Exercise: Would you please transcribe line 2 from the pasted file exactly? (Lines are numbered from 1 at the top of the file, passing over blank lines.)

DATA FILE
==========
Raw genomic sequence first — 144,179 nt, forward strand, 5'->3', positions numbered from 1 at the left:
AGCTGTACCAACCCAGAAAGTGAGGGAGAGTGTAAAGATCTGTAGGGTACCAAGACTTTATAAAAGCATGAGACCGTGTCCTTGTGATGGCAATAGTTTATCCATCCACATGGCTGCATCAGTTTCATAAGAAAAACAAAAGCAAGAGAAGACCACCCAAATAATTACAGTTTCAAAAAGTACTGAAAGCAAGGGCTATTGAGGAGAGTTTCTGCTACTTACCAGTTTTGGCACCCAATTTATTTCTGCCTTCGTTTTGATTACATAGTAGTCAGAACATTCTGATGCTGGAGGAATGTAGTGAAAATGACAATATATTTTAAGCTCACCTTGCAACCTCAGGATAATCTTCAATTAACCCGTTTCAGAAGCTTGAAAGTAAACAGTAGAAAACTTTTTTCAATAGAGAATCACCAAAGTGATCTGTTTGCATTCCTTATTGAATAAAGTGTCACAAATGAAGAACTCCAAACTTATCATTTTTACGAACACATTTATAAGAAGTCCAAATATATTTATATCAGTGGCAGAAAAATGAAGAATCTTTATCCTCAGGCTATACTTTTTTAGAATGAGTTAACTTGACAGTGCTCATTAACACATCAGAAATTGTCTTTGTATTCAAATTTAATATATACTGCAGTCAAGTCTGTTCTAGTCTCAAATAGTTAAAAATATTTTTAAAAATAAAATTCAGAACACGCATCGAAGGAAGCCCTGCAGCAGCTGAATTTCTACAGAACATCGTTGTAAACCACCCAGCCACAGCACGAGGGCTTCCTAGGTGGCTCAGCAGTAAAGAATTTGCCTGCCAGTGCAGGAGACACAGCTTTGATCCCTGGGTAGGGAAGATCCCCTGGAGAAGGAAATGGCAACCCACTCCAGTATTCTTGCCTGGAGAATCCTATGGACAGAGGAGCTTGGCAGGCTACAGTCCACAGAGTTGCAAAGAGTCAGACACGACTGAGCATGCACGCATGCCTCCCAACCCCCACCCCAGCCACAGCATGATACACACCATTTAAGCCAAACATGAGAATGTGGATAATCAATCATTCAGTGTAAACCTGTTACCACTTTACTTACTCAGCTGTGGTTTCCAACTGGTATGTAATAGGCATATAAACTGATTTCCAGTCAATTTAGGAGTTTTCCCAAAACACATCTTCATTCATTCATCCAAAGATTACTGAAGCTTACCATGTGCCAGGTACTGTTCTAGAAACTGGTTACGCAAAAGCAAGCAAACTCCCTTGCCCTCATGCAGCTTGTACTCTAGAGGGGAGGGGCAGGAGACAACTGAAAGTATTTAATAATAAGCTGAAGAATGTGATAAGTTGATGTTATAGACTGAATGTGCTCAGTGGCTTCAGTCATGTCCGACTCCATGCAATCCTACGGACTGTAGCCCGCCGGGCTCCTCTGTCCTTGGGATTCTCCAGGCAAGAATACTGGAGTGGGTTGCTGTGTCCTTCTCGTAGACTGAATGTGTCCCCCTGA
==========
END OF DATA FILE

AGCTGTACCAACCCAGAAAGTGAGGGAGAGTGTAAAGATCTGTAGGGTACCAAGACTTTATAAAAGCATGAGACCGTGTCCTTGTGATGGCAATAGTTTATCCATCCACATGGCTGCATCAGTTTCATAAGAAAAACAAAAGCAAGAGAAGACCACCCAAATAATTACAGTTTCAAAAAGTACTGAAAGCAAGGGCTATTGAGGAGAGTTTCTGCTACTTACCAGTTTTGGCACCCAATTTATTTCTGCCTTCGTTTTGATTACATAGTAGTCAGAACATTCTGATGCTGGAGGAATGTAGTGAAAATGACAATATATTTTAAGCTCACCTTGCAACCTCAGGATAATCTTCAATTAACCCGTTTCAGAAGCTTGAAAGTAAACAGTAGAAAACTTTTTTCAATAGAGAATCACCAAAGTGATCTGTTTGCATTCCTTATTGAATAAAGTGTCACAAATGAAGAACTCCAAACTTATCATTTTTACGAACACATTTATAAGAAGTCCAAATATATTTATATCAGTGGCAGAAAAATGAAGAATCTTTATCCTCAGGCTATACTTTTTTAGAATGAGTTAACTTGACAGTGCTCATTAACACATCAGAAATTGTCTTTGTATTCAAATTTAATATATACTGCAGTCAAGTCTGTTCTAGTCTCAAATAGTTAAAAATATTTTTAAAAATAAAATTCAGAACACGCATCGAAGGAAGCCCTGCAGCAGCTGAATTTCTACAGAACATCGTTGTAAACCACCCAGCCACAGCACGAGGGCTTCCTAGGTGGCTCAGCAGTAAAGAATTTGCCTGCCAGTGCAGGAGACACAGCTTTGATCCCTGGGTAGGGAAGATCCCCTGGAGAAGGAAATGGCAACCCACTCCAGTATTCTTGCCTGGAGAATCCTATGGACAGAGGAGCTTGGCAGGCTACAGTCCACAGAGTTGCAAAGAGTCAGACACGACTGAGCATGCACGCATGCCTCCCAACCCCCACCCCAGCCACAGCATGATACACACCATTTAAGCCAAACATGAGAATGTGGATAATCAATCATTCAGTGTAAACCTGTTACCACTTTACTTACTCAGCTGTGGTTTCCAACTGGTATGTAATAGGCATATAAACTGATTTCCAGTCAATTTAGGAGTTTTCCCAAAACACATCTTCATTCATTCATCCAAAGATTACTGAAGCTTACCATGTGCCAGGTACTGTTCTAGAAACTGGTTACGCAAAAGCAAGCAAACTCCCTTGCCCTCATGCAGCTTGTACTCTAGAGGGGAGGGGCAGGAGACAACTGAAAGTATTTAATAATAAGCTGAAGAATGTGATAAGTTGATGTTATAGACTGAATGTGCTCAGTGGCTTCAGTCATGTCCGACTCCATGCAATCCTACGGACTGTAGCCCGCCGGGCTCCTCTGTCCTTGGGATTCTCCAGGCAAGAATACTGGAGTGGGTTGCTGTGTCCTTCTCGTAGACTGAATGTGTCCCCCTGA